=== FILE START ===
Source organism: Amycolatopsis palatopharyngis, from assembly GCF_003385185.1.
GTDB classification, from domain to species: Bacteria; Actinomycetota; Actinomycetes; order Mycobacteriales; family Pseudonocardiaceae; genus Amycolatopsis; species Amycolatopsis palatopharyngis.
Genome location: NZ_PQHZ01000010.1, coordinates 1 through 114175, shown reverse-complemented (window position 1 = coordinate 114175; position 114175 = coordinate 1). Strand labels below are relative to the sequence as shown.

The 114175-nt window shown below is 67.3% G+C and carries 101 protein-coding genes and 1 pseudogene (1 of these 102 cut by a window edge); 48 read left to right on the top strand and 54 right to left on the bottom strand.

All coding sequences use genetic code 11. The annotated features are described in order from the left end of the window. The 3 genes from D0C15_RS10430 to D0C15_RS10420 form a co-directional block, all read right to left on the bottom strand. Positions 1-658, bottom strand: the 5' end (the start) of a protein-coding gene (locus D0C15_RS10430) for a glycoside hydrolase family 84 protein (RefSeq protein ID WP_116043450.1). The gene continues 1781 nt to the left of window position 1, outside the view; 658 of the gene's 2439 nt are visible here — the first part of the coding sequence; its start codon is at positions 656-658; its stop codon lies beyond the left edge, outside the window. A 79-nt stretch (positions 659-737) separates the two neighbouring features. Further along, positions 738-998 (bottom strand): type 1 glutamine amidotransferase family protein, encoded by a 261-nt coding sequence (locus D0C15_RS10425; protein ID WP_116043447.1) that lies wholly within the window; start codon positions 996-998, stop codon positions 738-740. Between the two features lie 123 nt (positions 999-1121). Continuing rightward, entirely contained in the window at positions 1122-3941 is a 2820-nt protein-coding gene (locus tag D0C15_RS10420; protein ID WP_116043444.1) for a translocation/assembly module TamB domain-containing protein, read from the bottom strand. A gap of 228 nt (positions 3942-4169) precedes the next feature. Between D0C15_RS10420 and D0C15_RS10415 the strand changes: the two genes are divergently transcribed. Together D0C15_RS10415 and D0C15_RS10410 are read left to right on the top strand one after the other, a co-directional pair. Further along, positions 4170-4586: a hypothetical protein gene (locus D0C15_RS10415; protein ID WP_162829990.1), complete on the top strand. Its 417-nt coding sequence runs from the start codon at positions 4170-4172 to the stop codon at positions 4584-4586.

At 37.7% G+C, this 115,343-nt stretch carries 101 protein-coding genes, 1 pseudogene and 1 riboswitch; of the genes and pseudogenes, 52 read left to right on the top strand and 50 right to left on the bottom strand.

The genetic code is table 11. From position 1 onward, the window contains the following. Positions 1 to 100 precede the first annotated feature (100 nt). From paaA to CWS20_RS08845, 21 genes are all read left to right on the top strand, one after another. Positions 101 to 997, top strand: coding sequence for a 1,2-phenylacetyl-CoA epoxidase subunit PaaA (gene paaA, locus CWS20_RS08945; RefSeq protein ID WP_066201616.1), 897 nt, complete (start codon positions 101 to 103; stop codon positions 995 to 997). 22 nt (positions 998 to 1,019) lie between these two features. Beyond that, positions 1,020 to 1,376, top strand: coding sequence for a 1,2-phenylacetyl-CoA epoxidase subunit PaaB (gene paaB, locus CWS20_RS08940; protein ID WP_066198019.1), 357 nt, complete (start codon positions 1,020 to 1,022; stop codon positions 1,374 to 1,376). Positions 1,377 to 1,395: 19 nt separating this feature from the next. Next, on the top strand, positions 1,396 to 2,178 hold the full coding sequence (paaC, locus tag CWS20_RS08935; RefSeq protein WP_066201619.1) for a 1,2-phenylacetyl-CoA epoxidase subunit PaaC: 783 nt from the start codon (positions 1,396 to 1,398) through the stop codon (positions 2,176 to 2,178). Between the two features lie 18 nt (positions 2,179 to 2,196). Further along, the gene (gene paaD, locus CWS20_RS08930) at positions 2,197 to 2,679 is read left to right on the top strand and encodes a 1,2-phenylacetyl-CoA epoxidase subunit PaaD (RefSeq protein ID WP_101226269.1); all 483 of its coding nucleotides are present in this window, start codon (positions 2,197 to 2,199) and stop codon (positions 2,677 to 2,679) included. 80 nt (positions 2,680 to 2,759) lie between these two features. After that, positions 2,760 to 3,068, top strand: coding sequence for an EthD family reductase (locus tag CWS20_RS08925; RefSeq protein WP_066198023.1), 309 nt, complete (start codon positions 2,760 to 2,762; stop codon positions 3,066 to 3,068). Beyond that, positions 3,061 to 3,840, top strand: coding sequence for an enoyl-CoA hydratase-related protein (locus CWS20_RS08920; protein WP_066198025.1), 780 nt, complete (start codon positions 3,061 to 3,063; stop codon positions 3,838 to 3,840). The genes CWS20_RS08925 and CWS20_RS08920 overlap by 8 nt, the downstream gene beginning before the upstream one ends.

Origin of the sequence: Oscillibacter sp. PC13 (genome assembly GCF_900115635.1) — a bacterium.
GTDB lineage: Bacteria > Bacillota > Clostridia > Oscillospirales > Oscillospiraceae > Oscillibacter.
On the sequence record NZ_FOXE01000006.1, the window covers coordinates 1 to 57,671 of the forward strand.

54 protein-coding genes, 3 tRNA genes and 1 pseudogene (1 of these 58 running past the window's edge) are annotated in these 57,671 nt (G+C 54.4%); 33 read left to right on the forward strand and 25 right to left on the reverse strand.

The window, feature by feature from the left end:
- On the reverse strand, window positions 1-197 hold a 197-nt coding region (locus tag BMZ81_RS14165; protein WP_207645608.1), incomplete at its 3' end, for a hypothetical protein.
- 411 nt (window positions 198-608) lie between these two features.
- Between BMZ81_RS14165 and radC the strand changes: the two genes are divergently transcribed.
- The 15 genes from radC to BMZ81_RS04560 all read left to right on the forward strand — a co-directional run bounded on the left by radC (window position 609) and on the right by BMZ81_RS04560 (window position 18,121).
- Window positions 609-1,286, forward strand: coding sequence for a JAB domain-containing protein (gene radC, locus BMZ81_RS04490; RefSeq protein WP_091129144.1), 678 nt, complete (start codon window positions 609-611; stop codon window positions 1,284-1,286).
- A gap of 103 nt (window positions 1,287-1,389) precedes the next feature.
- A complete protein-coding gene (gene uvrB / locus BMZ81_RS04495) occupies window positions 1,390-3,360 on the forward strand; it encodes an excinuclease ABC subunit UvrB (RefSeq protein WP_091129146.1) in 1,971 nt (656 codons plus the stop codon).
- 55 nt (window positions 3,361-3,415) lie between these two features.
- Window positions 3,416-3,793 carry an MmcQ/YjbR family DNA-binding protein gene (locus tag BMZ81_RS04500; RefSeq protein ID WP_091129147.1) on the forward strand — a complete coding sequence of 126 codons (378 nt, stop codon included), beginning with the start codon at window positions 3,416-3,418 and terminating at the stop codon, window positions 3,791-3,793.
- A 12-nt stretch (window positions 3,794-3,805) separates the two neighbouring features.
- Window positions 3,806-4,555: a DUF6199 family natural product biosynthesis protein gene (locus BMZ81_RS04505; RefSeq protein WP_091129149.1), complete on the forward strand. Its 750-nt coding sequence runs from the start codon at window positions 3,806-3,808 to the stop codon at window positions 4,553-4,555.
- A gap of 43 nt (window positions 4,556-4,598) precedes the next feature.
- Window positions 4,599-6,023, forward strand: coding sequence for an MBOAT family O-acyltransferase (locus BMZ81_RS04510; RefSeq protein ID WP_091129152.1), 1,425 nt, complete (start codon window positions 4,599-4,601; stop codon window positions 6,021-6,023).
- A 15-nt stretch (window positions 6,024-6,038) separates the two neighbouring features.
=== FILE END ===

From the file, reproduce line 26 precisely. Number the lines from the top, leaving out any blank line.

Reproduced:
- A 15-nt stretch (window positions 6,024-6,038) separates the two neighbouring features.